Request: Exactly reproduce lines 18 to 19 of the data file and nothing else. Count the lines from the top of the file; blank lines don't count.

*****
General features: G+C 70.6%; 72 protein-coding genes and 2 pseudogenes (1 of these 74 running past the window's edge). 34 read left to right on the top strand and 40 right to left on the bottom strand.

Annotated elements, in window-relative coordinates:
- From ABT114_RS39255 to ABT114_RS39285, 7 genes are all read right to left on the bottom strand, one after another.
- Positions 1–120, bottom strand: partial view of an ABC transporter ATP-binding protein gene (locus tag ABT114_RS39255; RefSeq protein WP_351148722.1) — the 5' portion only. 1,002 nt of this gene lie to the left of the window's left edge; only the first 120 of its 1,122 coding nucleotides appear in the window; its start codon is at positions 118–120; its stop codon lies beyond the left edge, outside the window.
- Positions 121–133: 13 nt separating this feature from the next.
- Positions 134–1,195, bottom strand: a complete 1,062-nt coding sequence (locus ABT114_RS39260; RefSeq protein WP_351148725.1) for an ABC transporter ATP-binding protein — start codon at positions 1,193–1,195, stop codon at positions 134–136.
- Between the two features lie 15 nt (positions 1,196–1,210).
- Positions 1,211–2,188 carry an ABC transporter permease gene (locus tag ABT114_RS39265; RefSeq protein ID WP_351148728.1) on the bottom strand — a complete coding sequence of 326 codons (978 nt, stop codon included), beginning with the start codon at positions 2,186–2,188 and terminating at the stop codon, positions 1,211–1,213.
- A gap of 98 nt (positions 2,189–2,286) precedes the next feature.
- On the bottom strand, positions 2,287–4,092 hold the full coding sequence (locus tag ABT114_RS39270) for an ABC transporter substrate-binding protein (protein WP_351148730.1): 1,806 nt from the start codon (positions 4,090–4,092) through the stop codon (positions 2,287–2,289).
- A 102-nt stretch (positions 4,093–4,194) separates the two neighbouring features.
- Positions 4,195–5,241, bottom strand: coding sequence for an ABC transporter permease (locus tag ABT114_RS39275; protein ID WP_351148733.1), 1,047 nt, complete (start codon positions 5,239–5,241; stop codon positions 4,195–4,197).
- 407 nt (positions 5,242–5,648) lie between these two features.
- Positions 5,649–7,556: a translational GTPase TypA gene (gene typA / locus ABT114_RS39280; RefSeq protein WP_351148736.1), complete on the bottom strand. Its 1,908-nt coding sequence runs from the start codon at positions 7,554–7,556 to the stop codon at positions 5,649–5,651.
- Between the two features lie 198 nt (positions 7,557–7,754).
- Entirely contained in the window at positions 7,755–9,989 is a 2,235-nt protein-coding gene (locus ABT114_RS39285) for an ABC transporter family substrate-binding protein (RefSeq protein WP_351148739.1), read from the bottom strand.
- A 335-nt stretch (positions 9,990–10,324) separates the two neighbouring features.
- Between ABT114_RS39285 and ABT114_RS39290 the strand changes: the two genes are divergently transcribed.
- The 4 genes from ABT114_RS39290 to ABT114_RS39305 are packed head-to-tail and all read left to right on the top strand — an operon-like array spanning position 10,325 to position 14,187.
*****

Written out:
- Between ABT114_RS39285 and ABT114_RS39290 the strand changes: the two genes are divergently transcribed.
- The 4 genes from ABT114_RS39290 to ABT114_RS39305 are packed head-to-tail and all read left to right on the top strand — an operon-like array spanning position 10,325 to position 14,187.